Application packs are available from the National Park Authority’s website atwww.pembrokeshirecoast.wales/jobs or by contacting contact Joanne Morgan by calling 01646 624856 or by emailing email@example.com.
Committee concerned at £12.7m error
A £12.7M alteration to the cost of the Additional Learning Needs and Education Tribunal (Wales) Bill has been described as concerning by a National Assembly for Wales committee.
In the original figures submitted alongside the Bill the Welsh Government identified savings of £4.8m over a period of four years if the Bill was passed.
But the estimates were challenged by children’s charity SNAP Cymru which claimed the Welsh Government had misinterpreted figures it had provided concerning disputes and resolution services. The Welsh Government admitted the error and revised the figures from the original saving to a cost of £7.9m – a difference of £12.7m.
The Finance Committee asked the Welsh Government to delay the financial resolution on the Bill, the mechanism by which government gains support to spend the money enacting the law and the government agreed.
“A £12.7m swing from a saving to a cost is very concerning, as it shows a government which doesn’t fully understand the figures it quotes,” said Simon Thomas AM, Chair of the Finance Committee.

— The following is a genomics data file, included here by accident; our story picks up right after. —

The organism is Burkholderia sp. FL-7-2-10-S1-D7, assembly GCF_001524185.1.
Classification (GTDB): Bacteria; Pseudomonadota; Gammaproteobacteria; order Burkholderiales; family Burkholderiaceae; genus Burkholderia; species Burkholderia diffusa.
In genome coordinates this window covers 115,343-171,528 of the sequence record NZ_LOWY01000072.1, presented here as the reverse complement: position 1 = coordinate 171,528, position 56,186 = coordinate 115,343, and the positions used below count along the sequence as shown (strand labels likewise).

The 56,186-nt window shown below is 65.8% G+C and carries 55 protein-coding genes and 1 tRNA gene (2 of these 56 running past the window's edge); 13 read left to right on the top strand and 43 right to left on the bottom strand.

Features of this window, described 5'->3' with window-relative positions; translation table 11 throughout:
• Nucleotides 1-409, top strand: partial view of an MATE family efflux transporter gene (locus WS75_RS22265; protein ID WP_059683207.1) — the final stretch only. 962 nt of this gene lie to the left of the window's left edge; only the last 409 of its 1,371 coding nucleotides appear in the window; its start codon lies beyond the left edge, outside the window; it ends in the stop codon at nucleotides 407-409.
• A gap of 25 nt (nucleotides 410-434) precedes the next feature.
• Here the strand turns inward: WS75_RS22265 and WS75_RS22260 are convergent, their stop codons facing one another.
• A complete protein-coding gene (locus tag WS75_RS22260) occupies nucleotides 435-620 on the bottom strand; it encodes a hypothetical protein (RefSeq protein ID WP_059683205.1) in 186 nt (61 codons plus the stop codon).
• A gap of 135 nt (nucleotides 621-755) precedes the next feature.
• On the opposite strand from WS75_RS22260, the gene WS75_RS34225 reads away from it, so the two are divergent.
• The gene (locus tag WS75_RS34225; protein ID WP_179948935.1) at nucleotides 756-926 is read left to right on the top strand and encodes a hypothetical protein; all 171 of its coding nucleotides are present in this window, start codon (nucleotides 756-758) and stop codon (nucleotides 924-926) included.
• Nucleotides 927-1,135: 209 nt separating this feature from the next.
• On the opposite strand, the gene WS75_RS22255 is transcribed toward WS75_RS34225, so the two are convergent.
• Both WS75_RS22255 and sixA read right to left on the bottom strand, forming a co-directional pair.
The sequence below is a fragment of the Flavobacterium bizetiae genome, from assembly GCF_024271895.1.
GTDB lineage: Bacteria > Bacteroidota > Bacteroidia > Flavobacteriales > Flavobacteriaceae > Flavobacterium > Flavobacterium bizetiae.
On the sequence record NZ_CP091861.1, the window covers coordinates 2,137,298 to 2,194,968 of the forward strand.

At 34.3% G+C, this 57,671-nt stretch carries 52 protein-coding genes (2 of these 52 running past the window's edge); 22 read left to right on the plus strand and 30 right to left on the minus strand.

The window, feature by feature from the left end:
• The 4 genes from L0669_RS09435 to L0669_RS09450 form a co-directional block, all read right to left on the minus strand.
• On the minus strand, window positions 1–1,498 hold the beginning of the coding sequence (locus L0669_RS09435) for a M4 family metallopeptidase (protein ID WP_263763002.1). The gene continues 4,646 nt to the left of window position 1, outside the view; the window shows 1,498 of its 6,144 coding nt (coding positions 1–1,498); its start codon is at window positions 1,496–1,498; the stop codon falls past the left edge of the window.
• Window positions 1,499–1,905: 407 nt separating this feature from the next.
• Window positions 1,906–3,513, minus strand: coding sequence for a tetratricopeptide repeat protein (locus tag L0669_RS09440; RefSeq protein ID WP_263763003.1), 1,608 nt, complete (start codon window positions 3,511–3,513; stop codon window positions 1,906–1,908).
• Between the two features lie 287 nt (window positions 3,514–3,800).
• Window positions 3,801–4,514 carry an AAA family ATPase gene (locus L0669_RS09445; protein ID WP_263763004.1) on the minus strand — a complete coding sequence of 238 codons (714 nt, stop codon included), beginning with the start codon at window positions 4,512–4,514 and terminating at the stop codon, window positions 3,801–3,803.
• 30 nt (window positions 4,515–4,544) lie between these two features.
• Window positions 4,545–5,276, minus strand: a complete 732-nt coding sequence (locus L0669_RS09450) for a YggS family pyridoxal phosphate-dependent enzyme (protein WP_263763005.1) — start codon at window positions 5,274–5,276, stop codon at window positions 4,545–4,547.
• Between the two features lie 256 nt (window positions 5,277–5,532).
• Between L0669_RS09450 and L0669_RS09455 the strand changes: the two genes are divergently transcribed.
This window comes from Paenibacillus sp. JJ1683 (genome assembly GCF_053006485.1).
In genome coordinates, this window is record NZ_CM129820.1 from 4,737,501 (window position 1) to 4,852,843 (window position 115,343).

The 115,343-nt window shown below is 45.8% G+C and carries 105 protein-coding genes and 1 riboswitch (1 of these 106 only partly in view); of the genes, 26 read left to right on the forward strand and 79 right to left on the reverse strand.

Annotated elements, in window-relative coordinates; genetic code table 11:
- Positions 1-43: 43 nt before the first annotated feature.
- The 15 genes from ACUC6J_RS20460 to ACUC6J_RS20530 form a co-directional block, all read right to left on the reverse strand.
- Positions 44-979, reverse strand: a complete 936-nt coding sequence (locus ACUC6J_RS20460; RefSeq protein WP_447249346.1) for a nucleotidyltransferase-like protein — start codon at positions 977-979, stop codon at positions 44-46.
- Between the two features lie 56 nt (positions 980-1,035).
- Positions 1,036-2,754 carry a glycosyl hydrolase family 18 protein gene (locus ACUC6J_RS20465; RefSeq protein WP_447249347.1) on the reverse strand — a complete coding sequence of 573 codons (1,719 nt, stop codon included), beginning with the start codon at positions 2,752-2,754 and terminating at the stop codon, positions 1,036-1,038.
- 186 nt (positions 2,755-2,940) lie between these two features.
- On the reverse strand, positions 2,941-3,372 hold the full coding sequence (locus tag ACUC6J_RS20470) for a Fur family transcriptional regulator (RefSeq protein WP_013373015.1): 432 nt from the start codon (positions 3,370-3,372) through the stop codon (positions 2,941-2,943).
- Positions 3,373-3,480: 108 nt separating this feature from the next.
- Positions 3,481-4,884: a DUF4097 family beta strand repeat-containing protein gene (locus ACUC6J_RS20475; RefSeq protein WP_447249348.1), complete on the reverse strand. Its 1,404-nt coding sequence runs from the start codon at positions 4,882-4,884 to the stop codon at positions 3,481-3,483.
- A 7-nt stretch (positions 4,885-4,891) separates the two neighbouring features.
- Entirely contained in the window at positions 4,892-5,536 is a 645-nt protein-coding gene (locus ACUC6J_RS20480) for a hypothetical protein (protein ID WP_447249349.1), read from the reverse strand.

“It also throws into doubt any future costs connected to Bills which come before this committee as we are left wondering whether the government has done its sums right.
“We are grateful to SNAP Cymru for highlighting the inaccuracies and acknowledge the steps taken by the Minister subsequently, but we will need further reassurance that such errors will not happen again.”
The Bill’s aim is to improve the quality of support available to children with additional learning needs through a person-centred approach which would identify needs early on and make sure the right support, monitoring and evaluation was put in place to help them.
The Finance Committee welcomed the actions taken by the Welsh Government to address the situation. But Members were concerned and surprised that inaccuracies as significant as this were raised and that SNAP Cymru was not consulted on the final figures before they were published.
The Committee acknowledges that revisions have since been made and the Minister’s assurances that the revised figures are robust, however, it is concerned at the need to have made this level of changes to the original costings.